One of the glut of cars that broke cover at the Frankfurt Motor Show in September to hit the UK market in January, Skoda’s wagon-bodied version of the Rapid gets its official pricing and specification details.
The Spaceback retains five of the six engines used in the saloon, with only the lower powered petrol 1.2 falling by the wayside.
For petrol buyers that leaves three options. There’s two versions of the 1.2 TSI at 86 or 105hp and the 122hp 1.4 TSI. Diesel choices are the traditional 1.6 TDI in either 90hp or 105hp forms. There’s also a planned version of the 1.6 TDI in Greenline form with 99g/km CO2 emissions, but details are yet to emerge so the 104g/km 1.6 TDI Greentech – with stop/start and braking energy recovery – is the most frugal option for now.
The 1.4 TSI is only available with VW’s DSG automatic transmission, which also comes as a 1,160 option on the 1.6 TDI 90, making it a disproportionately more expensive choice.
As expected, the Spaceback fits in with Skoda’s existing specification scheme of base level S, mid-range SE (1,140 more than the S) and top-spec Elegance (460 more than the SE), alongside its saloon brother. Airconditioning is standard across the range, alongside daylight running lights, electric and heated door mirrors and a rake and reach adjustable steering column.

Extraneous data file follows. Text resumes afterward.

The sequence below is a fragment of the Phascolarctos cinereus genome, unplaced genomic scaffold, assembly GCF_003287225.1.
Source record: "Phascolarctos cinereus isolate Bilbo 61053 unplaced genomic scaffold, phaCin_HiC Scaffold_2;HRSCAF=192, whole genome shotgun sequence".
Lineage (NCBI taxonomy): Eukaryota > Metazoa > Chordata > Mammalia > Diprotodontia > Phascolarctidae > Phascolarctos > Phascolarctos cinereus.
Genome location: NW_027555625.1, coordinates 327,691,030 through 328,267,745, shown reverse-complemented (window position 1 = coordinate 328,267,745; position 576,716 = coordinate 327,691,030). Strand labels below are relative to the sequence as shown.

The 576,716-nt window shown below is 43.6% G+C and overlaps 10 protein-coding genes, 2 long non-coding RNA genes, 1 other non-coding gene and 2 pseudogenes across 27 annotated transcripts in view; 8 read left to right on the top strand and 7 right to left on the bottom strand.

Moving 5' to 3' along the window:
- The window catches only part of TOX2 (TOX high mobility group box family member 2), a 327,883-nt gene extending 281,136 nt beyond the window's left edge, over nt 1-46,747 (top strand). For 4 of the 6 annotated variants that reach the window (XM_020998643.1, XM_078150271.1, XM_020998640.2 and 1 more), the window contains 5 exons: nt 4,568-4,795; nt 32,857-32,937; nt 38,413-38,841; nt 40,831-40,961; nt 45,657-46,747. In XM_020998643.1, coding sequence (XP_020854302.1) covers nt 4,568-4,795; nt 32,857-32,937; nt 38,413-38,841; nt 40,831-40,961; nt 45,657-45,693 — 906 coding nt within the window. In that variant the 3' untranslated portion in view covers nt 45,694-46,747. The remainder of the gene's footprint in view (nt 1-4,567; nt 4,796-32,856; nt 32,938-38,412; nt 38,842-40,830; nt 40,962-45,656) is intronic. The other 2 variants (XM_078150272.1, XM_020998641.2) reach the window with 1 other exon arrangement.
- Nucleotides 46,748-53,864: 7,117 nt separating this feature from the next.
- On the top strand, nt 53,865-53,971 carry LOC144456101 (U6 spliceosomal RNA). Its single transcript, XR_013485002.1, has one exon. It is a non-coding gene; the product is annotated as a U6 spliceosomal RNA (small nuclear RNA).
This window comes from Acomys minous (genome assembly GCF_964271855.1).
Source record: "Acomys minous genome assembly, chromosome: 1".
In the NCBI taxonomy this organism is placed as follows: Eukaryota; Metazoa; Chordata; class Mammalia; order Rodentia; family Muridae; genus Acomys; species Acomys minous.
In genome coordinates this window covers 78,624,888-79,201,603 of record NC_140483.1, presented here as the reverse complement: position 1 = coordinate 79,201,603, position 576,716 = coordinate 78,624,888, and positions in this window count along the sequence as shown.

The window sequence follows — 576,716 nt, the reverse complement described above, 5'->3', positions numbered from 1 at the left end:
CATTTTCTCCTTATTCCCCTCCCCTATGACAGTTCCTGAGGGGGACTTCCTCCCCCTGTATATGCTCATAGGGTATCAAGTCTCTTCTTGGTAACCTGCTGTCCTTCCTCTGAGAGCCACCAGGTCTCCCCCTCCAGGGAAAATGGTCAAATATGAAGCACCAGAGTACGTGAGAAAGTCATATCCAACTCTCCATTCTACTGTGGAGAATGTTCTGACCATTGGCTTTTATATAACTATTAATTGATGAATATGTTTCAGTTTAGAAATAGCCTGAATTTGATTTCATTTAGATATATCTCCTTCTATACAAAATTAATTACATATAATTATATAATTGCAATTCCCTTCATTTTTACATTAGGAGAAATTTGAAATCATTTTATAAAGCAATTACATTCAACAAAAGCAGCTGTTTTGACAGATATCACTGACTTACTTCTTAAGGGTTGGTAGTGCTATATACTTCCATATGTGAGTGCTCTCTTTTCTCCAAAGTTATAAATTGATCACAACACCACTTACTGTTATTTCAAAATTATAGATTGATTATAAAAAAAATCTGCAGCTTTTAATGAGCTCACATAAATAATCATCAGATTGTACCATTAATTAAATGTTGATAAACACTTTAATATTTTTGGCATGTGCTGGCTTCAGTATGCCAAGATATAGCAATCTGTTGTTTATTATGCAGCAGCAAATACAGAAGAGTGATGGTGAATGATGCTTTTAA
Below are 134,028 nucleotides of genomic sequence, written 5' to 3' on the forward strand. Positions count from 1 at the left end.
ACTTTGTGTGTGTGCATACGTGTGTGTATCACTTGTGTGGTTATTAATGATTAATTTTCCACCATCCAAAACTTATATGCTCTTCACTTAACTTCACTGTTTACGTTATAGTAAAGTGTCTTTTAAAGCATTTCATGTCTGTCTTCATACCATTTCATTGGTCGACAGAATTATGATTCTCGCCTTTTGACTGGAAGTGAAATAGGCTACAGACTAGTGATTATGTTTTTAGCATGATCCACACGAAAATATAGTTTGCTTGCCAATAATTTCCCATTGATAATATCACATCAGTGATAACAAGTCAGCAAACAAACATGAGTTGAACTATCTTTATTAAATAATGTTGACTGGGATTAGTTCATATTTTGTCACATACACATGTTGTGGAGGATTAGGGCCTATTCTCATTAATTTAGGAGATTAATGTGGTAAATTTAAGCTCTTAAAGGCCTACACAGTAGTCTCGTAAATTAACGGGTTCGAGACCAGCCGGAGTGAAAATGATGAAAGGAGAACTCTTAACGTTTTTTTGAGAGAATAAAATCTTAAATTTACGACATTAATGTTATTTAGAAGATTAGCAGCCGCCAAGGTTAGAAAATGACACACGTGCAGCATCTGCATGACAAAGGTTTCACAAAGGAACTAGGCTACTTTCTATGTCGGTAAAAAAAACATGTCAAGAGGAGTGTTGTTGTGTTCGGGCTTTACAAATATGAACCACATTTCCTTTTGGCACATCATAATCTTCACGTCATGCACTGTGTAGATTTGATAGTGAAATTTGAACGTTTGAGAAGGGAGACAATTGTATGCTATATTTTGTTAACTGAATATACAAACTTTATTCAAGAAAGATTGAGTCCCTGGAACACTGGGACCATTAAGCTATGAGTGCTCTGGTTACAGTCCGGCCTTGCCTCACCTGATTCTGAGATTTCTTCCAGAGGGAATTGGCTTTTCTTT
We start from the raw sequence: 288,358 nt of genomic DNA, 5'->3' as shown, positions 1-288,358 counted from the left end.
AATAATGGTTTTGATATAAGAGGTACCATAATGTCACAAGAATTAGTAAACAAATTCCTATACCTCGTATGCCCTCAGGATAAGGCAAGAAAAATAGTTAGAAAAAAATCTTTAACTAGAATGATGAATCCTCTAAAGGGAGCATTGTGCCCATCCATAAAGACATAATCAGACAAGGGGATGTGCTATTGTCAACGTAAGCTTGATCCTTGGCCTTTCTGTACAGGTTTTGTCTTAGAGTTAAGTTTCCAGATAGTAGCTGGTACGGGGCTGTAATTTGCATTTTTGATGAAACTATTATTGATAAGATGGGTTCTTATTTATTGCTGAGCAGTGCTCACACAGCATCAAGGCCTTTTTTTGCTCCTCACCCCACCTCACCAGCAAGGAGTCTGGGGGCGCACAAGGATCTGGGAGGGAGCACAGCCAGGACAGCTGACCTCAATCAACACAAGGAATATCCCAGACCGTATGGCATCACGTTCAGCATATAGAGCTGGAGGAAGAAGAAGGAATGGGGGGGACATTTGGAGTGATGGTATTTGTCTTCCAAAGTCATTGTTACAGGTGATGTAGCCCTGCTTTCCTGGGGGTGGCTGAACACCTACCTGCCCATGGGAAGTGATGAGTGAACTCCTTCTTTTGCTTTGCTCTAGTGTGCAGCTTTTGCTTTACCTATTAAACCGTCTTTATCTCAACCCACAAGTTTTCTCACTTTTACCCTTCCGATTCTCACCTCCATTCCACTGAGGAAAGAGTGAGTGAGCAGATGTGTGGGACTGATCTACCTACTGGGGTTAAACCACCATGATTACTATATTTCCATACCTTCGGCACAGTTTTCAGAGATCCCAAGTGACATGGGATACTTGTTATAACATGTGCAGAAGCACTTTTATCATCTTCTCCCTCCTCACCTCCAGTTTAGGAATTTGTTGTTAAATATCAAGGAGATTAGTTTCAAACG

For your additional 1,140, SE specification cars add a 6 speakers stereo, with BlueTooth connectivity, front fog lights, cruise control, tinted windows (and electric all round), rear parking sensors and leather steering wheel and handbrake. The Elegance trim includes unique 16 wheels, climate control and a height adjustable passenger seat.
There’s also a personalisation service for the Spaceback, which includes extended tailgate glass and a large panoramic sun roof – though further details aren’t available just yet.
Priced from: 14,430 (Spaceback S 1.2 TSI)
Available from: Now (orders); January 2014 (deliveries)
We already know that Skoda can do estates pretty well and the Rapid slots in neatly between the budget option Fabia and the pricier but more spacious Octavia as a best of both worlds choice. Though there were some ride issues picked up in our review of the saloon version, they have been addressed for the weightier Spaceback.
It’s not the most keenly specified car, though the standard airconditioning is a pleasant touch, with more expensive trim options making less sense. The DSG in particular makes a pretty reasonably-priced car look a touch expensive, but the Greentech options – adding Stop/Start and brake energy recovery for 250 – make a lot of sense.
Yet again, it seems, Skoda have made a good value and spacious estate car – if you tick your boxes wisely.
For more information on the saloon while you wait, check out our full summary of the Skoda Rapid alongside reviews, stats, photos and videos.